One of my daughters used to wake up in the middle of the night with those uncomfortable leg pains many of us remember from our own childhood. While she hoped they were a telltale sign that she was getting taller, doctors tell us those “growing pains” so common to preadolescents are unlikely related to growth spurts. Nevertheless, the term is commonplace and something everyone can understand.
The concept is also very applicable to anyone who’s built or led a successful business. It’s a good problem to have, of course, but if you’re like many executives, those aches are still keeping you up at night.
Don’t get ahead of yourself
I get it. You become so focused on running the business, you forget to stop and actually take care of the business itself. You’re stacking file after file of new clients on your desk, but eventually you’ll need to organize them in a filing cabinet—preferably before the pile gets so high it falls on your head and buries you where you sit.
Those internal processes and operational mechanisms are crucial to growing your business the healthy way, in a manner that ensures long-term success and sustainable progress. But when your company is in the middle of high growth, it’s easy for those little things you’re ignoring now to become big problems.
A great example of this is Green Field Energy Group, a client of ours based in Lee’s Summit that focuses on solving complex challenges in the mechanical, HVAC and plumbing aspects of construction projects. They’ve grown quite adept at it, too—growing from a $1M company to a $12M company in just their first six years! They were struggling to keep up with their business growth and, as a result, didn’t have the time to define their processes and procedures. Their employees were starting to get overwhelmed, and they needed help.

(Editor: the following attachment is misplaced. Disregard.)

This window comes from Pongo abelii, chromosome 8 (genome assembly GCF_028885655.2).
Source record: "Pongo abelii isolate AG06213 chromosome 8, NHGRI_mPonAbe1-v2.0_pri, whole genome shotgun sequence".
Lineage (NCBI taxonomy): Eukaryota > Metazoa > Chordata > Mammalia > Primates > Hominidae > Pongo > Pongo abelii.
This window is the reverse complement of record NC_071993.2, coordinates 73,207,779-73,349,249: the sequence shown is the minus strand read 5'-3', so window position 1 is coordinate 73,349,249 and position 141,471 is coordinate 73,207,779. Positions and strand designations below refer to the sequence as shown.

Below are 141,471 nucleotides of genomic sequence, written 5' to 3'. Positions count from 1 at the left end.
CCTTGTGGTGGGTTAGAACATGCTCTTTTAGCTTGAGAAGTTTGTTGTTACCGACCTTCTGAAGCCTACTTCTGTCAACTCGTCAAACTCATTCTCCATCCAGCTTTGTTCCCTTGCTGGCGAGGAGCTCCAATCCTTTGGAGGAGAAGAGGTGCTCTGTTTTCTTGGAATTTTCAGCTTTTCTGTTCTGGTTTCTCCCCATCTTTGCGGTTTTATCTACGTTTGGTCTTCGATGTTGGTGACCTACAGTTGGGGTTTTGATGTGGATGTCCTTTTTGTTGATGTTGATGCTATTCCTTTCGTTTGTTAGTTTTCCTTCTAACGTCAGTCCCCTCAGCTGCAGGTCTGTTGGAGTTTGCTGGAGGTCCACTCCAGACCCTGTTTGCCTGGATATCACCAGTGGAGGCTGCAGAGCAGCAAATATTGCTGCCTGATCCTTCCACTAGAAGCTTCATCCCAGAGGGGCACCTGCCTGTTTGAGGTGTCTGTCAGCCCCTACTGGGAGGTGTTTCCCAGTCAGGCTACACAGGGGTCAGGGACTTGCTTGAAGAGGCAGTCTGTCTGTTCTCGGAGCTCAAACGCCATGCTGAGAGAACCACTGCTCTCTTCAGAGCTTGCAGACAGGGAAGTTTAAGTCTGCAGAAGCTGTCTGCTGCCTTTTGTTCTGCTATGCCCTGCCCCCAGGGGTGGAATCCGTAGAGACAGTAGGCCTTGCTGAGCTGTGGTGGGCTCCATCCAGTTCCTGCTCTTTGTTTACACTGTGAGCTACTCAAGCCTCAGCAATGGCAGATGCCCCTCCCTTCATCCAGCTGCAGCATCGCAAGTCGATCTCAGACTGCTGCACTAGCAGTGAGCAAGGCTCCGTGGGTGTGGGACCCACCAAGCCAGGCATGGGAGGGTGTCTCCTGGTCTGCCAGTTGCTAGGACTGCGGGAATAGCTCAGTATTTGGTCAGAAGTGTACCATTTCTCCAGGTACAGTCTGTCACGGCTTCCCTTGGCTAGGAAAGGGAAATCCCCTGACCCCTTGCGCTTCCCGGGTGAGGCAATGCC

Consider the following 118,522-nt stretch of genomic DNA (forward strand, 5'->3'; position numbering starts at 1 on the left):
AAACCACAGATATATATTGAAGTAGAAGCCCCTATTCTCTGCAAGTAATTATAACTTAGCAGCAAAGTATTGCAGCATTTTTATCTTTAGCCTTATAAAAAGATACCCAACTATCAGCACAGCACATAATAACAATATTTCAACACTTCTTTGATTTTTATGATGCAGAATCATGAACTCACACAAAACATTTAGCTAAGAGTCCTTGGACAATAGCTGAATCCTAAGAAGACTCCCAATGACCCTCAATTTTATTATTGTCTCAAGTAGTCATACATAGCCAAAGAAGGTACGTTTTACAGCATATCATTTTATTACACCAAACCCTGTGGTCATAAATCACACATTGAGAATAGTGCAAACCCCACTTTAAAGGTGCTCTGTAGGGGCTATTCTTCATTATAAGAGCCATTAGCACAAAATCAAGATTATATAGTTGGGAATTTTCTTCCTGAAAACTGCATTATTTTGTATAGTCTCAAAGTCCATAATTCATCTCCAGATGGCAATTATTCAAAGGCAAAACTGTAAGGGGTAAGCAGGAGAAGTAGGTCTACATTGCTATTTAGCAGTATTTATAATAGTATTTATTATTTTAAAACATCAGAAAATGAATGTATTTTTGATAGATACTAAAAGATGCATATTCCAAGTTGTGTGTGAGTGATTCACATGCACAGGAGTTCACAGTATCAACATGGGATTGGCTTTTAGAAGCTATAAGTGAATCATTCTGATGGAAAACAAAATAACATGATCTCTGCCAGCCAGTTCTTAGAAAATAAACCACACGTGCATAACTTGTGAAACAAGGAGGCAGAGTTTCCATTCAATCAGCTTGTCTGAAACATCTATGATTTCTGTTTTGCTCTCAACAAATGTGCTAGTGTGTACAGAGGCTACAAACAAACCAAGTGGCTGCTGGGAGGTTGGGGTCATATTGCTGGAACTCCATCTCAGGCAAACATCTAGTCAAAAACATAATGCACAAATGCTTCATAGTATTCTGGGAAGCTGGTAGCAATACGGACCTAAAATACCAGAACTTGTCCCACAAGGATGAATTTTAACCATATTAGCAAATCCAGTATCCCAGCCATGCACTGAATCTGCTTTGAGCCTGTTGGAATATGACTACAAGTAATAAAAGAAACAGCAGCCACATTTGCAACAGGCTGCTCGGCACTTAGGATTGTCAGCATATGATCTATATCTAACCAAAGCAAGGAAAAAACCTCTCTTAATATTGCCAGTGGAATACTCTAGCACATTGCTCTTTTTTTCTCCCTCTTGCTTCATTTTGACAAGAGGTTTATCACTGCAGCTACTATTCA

One of the owners found us on LinkedIn, and brought us in to provide an unbiased opinion. We interviewed their staff, analyzed their organizational structure and even took a look at their workflow issues. Together we sat down and really thought through how to create better processes and identified what issues could be fixed. We served as that third-party sounding board and business counselor, and I’m pleased to report Green Field is poised – and prepared – to grow even more in the years to come.
Create some hierarchies
Some companies just need some structure. When you’re small and just starting out, decisions are made around the table, with everyone giving input. While that has a certain appeal, growing companies often find that petty squabbles and issues of ownership pop up among employees who don’t have a clear idea of who should be doing what.
Ash Rust, a venture capital professional, experienced this phenomenon firsthand, as he reports in Entrepreneur:
“A co-worker and I possessed different titles but had the same rank and worked on the same projects. Instead of collaborating effectively, we spent time working through personal problems and directly competing for ownership over projects. Rather than delegating tasks, we both sought to attend every meeting because we feared the other was trash-talking. The entire team suffered communication breakdown as subordinates emulated our distrustful habits.”
Many companies have found that the creation of a more structured hierarchal organization can have a very positive effect on productivity. While at first the change might be challenging to your staff, you’ll likely find that those interpersonal conflicts resolve themselves as everyone works to better communicate about the project in front of them and understands the chain of command.
Embrace your growth
Yes, growing pains are very real indeed, but with a little TLC – and some proactive work before the aches get too intense – you’ll be able to lead your company through the night and discover a larger version of yourself when the morning arrives.
Stacy Rose is the COO of AdamsGabbert, a business outcomes consulting firm supported by staffing, recruiting and payrolling services—all designed to make business better for clients. How does your company handle growing pains? Share your thoughts on the Facebook page or on Twitter @AdamsGabbert!